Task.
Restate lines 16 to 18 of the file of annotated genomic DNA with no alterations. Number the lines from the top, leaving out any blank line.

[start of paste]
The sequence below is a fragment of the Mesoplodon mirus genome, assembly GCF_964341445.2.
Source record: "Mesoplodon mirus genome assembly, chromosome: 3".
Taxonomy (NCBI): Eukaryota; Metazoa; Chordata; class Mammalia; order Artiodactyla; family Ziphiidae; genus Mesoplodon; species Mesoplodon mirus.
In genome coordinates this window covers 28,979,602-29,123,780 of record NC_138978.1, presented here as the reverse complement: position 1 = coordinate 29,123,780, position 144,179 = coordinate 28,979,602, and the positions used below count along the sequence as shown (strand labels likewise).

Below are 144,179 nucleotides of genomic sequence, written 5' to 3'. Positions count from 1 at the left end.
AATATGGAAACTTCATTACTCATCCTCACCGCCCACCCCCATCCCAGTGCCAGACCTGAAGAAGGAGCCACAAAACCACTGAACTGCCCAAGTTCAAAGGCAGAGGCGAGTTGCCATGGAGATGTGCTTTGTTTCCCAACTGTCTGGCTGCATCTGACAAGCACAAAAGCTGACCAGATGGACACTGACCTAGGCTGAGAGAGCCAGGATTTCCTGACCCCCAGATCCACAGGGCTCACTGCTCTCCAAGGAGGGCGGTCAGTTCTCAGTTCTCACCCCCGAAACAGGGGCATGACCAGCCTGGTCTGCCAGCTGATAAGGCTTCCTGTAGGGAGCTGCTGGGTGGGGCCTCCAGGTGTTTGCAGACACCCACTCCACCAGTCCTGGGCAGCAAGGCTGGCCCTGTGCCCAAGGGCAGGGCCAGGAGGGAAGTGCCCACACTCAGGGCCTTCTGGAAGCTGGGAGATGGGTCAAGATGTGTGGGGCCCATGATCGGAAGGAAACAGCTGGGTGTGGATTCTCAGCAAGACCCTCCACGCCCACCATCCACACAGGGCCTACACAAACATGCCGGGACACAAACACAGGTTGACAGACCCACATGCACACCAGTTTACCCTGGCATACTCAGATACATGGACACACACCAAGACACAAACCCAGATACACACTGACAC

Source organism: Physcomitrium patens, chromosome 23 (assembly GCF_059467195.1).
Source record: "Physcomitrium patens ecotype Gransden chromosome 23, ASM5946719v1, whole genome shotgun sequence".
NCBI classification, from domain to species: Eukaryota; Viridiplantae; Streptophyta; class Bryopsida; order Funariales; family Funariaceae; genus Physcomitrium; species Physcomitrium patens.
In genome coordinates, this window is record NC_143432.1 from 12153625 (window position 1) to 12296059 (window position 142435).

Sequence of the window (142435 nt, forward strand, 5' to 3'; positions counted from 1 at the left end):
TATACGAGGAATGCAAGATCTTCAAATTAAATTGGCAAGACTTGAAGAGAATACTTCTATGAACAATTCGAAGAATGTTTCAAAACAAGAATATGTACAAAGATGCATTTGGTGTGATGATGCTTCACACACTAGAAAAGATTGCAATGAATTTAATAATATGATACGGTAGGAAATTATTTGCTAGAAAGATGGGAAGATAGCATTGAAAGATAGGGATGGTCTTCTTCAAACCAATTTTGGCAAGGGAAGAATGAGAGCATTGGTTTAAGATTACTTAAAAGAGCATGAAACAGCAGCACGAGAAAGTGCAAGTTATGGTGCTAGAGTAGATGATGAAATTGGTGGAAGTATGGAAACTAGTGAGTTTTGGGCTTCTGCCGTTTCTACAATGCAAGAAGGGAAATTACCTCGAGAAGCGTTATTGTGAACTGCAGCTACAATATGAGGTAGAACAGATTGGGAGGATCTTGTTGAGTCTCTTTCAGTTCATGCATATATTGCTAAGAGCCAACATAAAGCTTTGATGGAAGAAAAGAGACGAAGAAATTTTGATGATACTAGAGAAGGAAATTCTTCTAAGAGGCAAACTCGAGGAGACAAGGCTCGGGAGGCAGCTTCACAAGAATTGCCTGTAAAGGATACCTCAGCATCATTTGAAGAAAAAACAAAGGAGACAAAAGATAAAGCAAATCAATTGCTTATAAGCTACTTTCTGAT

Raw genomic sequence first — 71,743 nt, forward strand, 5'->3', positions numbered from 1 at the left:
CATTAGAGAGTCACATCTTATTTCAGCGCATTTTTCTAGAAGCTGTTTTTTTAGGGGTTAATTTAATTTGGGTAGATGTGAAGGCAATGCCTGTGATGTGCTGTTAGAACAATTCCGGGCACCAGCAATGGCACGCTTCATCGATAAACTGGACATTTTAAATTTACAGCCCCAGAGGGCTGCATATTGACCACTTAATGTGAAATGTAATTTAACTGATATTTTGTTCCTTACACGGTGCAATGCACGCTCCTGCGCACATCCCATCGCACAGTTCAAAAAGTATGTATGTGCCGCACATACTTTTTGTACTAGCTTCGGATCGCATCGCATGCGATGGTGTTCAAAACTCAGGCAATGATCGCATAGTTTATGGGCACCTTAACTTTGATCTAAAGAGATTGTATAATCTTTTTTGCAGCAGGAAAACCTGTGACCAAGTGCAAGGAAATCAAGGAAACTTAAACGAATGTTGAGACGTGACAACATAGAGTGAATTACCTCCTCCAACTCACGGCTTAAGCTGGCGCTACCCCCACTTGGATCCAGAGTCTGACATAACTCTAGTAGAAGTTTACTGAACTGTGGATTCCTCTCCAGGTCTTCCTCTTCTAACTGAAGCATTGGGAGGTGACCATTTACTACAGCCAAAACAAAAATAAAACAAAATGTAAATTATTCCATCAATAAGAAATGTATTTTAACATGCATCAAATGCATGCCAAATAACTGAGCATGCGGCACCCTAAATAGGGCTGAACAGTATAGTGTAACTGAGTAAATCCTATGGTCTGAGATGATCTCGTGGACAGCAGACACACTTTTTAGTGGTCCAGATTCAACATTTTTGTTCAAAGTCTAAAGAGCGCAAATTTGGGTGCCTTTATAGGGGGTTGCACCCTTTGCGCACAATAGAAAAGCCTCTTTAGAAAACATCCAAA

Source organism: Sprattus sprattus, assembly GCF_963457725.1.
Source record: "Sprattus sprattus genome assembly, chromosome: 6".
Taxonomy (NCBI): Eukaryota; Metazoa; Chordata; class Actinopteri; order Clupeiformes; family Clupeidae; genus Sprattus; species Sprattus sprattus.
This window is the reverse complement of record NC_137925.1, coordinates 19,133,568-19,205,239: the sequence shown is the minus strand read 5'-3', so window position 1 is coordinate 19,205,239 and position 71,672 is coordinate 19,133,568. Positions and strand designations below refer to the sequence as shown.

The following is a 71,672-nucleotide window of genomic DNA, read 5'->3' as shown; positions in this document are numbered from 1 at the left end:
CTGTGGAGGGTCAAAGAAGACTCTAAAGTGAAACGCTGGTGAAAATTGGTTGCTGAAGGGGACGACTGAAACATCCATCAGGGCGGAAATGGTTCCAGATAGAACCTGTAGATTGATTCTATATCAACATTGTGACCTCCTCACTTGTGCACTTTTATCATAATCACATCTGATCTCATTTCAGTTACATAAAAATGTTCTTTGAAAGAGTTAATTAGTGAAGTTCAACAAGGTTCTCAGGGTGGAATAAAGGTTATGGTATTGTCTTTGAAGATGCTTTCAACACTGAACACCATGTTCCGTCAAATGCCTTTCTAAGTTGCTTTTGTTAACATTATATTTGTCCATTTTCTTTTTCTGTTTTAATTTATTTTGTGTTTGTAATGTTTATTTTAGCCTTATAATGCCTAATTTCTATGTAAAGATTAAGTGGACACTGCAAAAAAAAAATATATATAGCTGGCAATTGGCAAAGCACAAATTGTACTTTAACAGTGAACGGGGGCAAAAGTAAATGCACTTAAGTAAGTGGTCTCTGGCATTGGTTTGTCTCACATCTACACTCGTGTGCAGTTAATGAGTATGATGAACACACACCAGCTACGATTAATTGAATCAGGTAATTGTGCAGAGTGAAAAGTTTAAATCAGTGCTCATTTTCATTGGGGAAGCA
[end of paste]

Source record: "Sprattus sprattus genome assembly, chromosome: 6".
Taxonomy (NCBI): Eukaryota; Metazoa; Chordata; class Actinopteri; order Clupeiformes; family Clupeidae; genus Sprattus; species Sprattus sprattus.
This window is the reverse complement of record NC_137925.1, coordinates 19,133,568-19,205,239: the sequence shown is the minus strand read 5'-3', so window position 1 is coordinate 19,205,239 and position 71,672 is coordinate 19,133,568. Positions and strand designations below refer to the sequence as shown.